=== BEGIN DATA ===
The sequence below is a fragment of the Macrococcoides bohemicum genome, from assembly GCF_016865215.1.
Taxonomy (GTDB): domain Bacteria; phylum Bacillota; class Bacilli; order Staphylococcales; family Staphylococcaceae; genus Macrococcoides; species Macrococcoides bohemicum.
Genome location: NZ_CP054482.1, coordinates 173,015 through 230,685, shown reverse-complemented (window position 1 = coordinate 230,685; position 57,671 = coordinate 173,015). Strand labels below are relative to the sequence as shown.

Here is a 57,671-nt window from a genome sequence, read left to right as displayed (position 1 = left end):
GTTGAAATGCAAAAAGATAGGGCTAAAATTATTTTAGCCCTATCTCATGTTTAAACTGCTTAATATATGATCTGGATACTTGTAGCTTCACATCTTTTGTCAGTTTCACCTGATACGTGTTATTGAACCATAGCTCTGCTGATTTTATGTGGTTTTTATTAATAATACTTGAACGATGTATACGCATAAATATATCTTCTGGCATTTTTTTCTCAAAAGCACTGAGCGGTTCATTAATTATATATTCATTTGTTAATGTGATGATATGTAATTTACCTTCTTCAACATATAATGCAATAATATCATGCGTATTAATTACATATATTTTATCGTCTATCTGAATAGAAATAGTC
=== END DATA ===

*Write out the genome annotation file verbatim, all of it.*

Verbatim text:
The sequence below is a fragment of the Macrococcoides bohemicum genome, from assembly GCF_016865215.1.
Taxonomy (GTDB): domain Bacteria; phylum Bacillota; class Bacilli; order Staphylococcales; family Staphylococcaceae; genus Macrococcoides; species Macrococcoides bohemicum.
Genome location: NZ_CP054482.1, coordinates 173,015 through 230,685, shown reverse-complemented (window position 1 = coordinate 230,685; position 57,671 = coordinate 173,015). Strand labels below are relative to the sequence as shown.

Here is a 57,671-nt window from a genome sequence, read left to right as displayed (position 1 = left end):
GTTGAAATGCAAAAAGATAGGGCTAAAATTATTTTAGCCCTATCTCATGTTTAAACTGCTTAATATATGATCTGGATACTTGTAGCTTCACATCTTTTGTCAGTTTCACCTGATACGTGTTATTGAACCATAGCTCTGCTGATTTTATGTGGTTTTTATTAATAATACTTGAACGATGTATACGCATAAATATATCTTCTGGCATTTTTTTCTCAAAAGCACTGAGCGGTTCATTAATTATATATTCATTTGTTAATGTGATGATATGTAATTTACCTTCTTCAACATATAATGCAATAATATCATGCGTATTAATTACATATATTTTATCGTCTATCTGAATAGAAATAGTC